Hill gives the railroads credit for taking the issue seriously with stepped-up track inspections, new operating procedures, orders for stronger tank cars and offers to train emergency personnel. But he added that state lawmakers and agencies were right to push for more before a trickle of oil shipments by rail to California turned into a steady stream.

“We saw what happened elsewhere,” he said. “This is just to make sure California is prepared.”

    Railroads oppose some oil train safety measures

    Repost from Politico

    Documents: Railroads want to hit brakes on some oil train safeguards

    By KATHRYN A. WOLFE | 6/13/14 5:08 AM EDT
    A fireball goes up at the site of an oil train derailment in Casselton, North Dakota, on Dec. 20, 2013.
    The report previews what the administration may be considering to stop crashes. | AP Photo: A fireball goes up at the site of an oil train derailment in Casselton, North Dakota, on Dec. 20, 2013.

    The railroad industry is warning the White House against some potential safety rules for trains carrying explosive crude oil, saying freight and passenger rail traffic could be disrupted for years if companies must obey 30 mph speed limits, install more sophisticated brakes and keep the trains manned at all times.

    The arguments, contained in documents posted after a meeting this week between railroad officials and the Office of Management and Budget, also offer a preview of what steps the Obama administration may be considering in response to oil train crashes that have struck the U.S. and Canada in the past year. Those include a disastrous July 6 explosion that killed 47 people in Lac-Mégantic, Quebec, after an engineer left a train packed with North Dakota crude oil parked on a steep incline with brakes that may not have been properly set.

    The Department of Transportation declined to comment on the documents. DOT submitted a draft rule proposal to OMB in April but has offered no details about what’s in it.

    Companies represented at Tuesday’s OMB meeting included the four major freight railroads — BNSF, Union Pacific, Norfolk Southern and CSX — as well as other industry groups and Amtrak, according to White House records.

    While Amtrak doesn’t haul crude oil, a BNSF handout arguing against lower speed limits said the passenger rail’s travel schedules on one 1,815-mile route could be lengthened by two hours if oil trains’ top speeds are lowered to 30 mph from 50 mph. That route stretches between Aurora, Ill., and Spokane, Wash., which BNSF called its primary route for crude oil.

    Slowdowns would cause “severe” impacts for the railroad’s operations, including both oil and grain shipments, BNSF said in the handout, calculating six-hour delays for freight trains along the same route. All told, the railroad said it would have to spend $2.8 billion to rebuild its lost shipping capacity during the next four years, while facing $630 million in additional annual expenses such as additional crew wages and lost productivity.

    The Association of American Railroads, the freight railroad industry’s main trade group, offered a similar document on the speed limit issue.

    None of the documents address the main issue people are expecting the DOT rule to address: increased safety requirements for the tanker cars that carry the oil.

    Oil train traffic across the U.S. has increased 40-fold since 2008 because of booming production in places like North Dakota and western Canada. It’s also become an increasingly contentious issue for communities from California and Washington state to Albany, N.Y., and Lynchburg, Va.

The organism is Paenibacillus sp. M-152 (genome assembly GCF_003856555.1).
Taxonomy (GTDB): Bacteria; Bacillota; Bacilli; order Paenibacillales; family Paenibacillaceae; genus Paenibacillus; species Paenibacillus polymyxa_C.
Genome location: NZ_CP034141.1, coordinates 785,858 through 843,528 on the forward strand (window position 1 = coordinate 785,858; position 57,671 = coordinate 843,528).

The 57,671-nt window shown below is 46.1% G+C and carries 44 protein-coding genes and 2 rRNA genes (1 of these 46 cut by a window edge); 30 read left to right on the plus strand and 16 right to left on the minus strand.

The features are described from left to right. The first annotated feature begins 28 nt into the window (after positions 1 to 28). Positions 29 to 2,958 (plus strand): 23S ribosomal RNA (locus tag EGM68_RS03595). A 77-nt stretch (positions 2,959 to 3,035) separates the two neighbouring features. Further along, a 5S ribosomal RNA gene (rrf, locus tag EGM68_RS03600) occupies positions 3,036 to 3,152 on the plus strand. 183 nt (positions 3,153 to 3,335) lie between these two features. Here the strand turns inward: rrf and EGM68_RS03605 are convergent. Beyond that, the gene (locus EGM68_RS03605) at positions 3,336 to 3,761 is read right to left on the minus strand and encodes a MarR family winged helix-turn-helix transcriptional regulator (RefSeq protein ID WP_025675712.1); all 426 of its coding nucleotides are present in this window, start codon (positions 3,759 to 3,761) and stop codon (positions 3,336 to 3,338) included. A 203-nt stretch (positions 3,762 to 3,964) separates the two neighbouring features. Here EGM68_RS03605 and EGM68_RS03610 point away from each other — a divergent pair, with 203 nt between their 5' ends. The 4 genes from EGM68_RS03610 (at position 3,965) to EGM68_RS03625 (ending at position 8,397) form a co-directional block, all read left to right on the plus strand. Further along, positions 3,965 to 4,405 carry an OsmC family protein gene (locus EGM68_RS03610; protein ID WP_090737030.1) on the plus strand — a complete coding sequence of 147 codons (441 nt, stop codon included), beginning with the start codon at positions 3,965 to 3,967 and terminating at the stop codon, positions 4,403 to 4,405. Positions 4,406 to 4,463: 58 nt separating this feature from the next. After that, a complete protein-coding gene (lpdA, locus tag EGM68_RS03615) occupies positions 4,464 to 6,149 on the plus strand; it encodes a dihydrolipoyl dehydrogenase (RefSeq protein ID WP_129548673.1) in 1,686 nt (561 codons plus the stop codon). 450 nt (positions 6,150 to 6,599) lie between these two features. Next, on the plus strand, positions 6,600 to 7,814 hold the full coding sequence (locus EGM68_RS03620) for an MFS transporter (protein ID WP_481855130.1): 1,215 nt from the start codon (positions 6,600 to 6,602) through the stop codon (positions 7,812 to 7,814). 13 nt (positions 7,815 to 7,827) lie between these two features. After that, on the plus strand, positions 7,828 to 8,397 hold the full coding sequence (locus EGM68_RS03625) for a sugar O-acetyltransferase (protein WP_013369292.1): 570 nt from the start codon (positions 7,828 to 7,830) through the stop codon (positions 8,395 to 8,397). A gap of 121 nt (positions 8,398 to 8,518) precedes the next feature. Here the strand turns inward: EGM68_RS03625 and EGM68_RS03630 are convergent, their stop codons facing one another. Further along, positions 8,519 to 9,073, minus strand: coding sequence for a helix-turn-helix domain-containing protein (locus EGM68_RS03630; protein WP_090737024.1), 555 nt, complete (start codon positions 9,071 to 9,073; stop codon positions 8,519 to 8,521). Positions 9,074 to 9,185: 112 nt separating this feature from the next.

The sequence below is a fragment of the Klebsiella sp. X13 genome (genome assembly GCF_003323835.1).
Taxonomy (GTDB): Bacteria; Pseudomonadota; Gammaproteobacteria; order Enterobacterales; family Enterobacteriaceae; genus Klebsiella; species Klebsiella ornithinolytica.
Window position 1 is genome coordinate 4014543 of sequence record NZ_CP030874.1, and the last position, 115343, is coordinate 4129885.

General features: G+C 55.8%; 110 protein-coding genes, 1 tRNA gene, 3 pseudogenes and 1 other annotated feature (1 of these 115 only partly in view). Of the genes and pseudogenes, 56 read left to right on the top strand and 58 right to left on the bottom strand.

The documents may not accurately reflect DOT’s undisclosed draft — the railroads may have been blindly making a case for what they don’t want to see happen. But they reveal that industry insiders have given thought to potential regulations that would go much further than the mostly voluntary measures DOT has imposed so far.

    Earlier this year, DOT announced that railroads had voluntarily agreed to restrict some oil trains to 40 mph in certain populous areas.

    But lowering the speed limit to 30 mph would harm “delivery capability” for BNSF’s oil customers, the railroad said in the document. To keep up with demand, it said, it would have to add an additional 11,280 tank cars to its crude oil fleet.

    In the other documents posted on OMB’s website:

    — A handout from CSX argues against requiring electronically controlled pneumatic braking systems, saying the technology is “expensive and only works if the entire train is equipped.” The company says the brakes would have “limited use and minimal safety impact.”

    As part of an existing voluntary agreement between the industry and DOT, railroads agreed to equip all trains pulling 20 or more carloads of crude oil with other types of advanced braking systems — either distributed power or two-way telemetry end-of-train devices.

    — And a final handout, whose authorship is unclear, argues against requiring that crude oil trains never be left unattended. It says “attending crude oil trains from origin to destination will increase congestion, require additional handling, and significantly drive up costs,” including $96 per hour for a two-person crew.

    It also says that “appropriate securement and security measures are already in place to ensure safe movement of crude oil shipments.”

      Important issues affecting Benicia to be heard tonight in Berkeley, Richmond

      Repost from The Contra Costa Times
      [Editor’s note: Please understand the significance here, involving the Union Pacific rail line THROUGH BENICIA and across the BENICIA BRIDGE.  Of course, this is also of great importance to our friends uprail in Sacramento, Davis, etc., and across the Carquinez Strait in Martinez, Crockett, and Rodeo and downrail through the East Bay, South Bay and beyond.  To attend tonight’s meetings in Berkeley and Richmond, see details at the end of this article.  – RS] [The Berkeley resolution: “Opposing transportation of hazardous materials along California waterways through densely populated areas, through the East Bay, and Berkeley]

      East Bay and South Bay passenger rail corridor proposed to move crude oil